San Francisco’s University Games Corp. is changing rapidly, buying other board-game companies to fuel its international expansion and building games to buck the one-kid, one-computer trend developing in homes nationwide.
The 22-year-old private company already has a partnership in place with Nintendo Co. (NTDOY) to develop Nintendo’s “Big Brain Academy” mental-fitness video game into a board game.
If it’s successful, University Games CEO Robert Moog said, he hopes Nintendo will consider bringing some of his company’s board games to the Wii system, such as Totally Gross (“The Game ofScience”) or 20 Questions.
“We’re making a big shift, from being a board game and toy company to an entertainment company,” Moog said.
In so doing, the company faces an inner tug-of-war. The company was founded in 1985 to make products that bring families together — away from the television set.
Now, Moog said, the company still wants to make games that gather the family, but kids are already spending more time on computers and mobile phones. Moog said he hopes to do both — create games that use technology but still are based on the face-to-face experience.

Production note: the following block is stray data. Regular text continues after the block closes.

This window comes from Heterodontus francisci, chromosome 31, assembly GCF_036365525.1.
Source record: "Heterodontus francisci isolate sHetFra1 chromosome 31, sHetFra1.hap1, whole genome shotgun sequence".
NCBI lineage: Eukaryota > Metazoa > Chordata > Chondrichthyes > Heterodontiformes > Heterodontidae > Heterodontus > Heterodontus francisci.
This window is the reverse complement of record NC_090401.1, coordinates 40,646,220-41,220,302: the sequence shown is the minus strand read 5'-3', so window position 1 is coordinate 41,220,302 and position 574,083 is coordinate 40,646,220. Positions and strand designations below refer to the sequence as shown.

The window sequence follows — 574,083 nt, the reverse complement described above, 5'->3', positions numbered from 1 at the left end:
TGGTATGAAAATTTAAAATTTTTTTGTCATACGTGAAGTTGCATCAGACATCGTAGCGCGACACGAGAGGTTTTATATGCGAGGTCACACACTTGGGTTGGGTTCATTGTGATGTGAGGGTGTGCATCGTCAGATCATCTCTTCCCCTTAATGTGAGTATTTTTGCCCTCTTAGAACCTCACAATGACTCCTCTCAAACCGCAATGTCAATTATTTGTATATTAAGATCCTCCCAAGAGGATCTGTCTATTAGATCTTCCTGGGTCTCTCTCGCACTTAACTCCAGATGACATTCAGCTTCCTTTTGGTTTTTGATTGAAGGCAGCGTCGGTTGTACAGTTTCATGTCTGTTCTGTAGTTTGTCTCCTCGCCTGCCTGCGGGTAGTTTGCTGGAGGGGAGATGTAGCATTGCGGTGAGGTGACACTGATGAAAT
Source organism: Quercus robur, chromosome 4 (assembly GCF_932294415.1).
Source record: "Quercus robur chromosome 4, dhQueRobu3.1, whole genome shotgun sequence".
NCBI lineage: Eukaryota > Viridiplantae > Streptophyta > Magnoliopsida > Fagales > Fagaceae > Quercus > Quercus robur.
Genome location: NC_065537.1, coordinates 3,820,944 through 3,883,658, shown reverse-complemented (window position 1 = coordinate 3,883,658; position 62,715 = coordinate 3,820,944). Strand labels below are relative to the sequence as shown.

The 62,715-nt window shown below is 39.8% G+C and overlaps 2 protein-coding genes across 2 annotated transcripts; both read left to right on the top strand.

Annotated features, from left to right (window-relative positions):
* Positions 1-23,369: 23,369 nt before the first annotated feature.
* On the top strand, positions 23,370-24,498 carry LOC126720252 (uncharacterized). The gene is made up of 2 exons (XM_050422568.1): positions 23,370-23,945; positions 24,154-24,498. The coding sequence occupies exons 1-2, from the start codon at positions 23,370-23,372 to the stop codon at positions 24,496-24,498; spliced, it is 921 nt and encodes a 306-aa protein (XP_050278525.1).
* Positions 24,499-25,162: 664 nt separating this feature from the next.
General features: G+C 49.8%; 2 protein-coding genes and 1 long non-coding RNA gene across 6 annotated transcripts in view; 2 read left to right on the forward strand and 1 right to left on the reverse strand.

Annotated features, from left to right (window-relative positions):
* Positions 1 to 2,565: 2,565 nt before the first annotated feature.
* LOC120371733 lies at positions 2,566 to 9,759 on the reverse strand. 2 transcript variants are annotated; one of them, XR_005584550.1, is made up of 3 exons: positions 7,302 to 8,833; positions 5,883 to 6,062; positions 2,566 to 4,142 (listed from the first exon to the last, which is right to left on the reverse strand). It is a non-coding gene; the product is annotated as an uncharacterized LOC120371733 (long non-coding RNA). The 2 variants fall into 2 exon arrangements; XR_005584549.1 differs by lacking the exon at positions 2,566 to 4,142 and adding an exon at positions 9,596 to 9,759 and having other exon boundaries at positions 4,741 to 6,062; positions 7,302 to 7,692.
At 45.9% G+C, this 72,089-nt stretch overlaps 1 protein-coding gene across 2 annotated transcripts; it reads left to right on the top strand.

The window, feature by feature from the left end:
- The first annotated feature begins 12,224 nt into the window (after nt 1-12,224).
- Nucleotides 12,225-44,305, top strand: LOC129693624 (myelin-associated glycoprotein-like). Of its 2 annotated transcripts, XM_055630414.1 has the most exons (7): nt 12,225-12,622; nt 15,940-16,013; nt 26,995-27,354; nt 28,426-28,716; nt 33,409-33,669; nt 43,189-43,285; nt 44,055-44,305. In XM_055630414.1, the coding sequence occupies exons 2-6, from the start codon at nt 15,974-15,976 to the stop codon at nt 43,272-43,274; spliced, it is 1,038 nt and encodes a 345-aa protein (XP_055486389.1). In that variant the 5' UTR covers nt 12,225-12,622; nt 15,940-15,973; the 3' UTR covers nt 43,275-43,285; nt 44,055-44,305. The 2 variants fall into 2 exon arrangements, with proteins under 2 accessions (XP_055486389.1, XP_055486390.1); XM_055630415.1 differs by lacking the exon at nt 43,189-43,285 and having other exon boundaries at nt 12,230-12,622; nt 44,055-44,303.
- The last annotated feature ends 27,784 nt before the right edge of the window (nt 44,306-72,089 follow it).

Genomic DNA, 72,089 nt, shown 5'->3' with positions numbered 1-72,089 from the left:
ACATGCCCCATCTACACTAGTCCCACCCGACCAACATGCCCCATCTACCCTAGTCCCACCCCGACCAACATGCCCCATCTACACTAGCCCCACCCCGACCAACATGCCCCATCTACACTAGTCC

Aside from Nintendo, the company is speaking to other potential partners, he said.
“There hasn’t been too much new in that area,” said BMO Capital Markets Equity Analyst Gerrick Johnson, speaking of face-to-face games. “If you look back a few years, Cranium … really took the bull by the horns. But they’ve slowed down in the new game creation space.”
University Games already produces a wide range of products, from its Brain Quest card deck games to Dr. Seuss games, the Colorforms brand of activities, glow-in-the-dark decorations and the BePuzzled puzzle line.
Last month, it acquired Upstarts!, a United Kingdom board game company that created the “Who Wants to be a Millionaire” board game after the UK launch of the television show. The purchase will allow University Games to import several electronic games that require kids to move and be active.
That’s just the beginning, Moog said. The firm hopes to start or buy companies in Japan and China within the next 18 months. Japan has traditionally been a difficult market for American toy and game companies, Johnson said.
The total U.S. toy industry was $22.3 billion in 2006, a slight increase over 2005, according to research company The NPD Group Inc.
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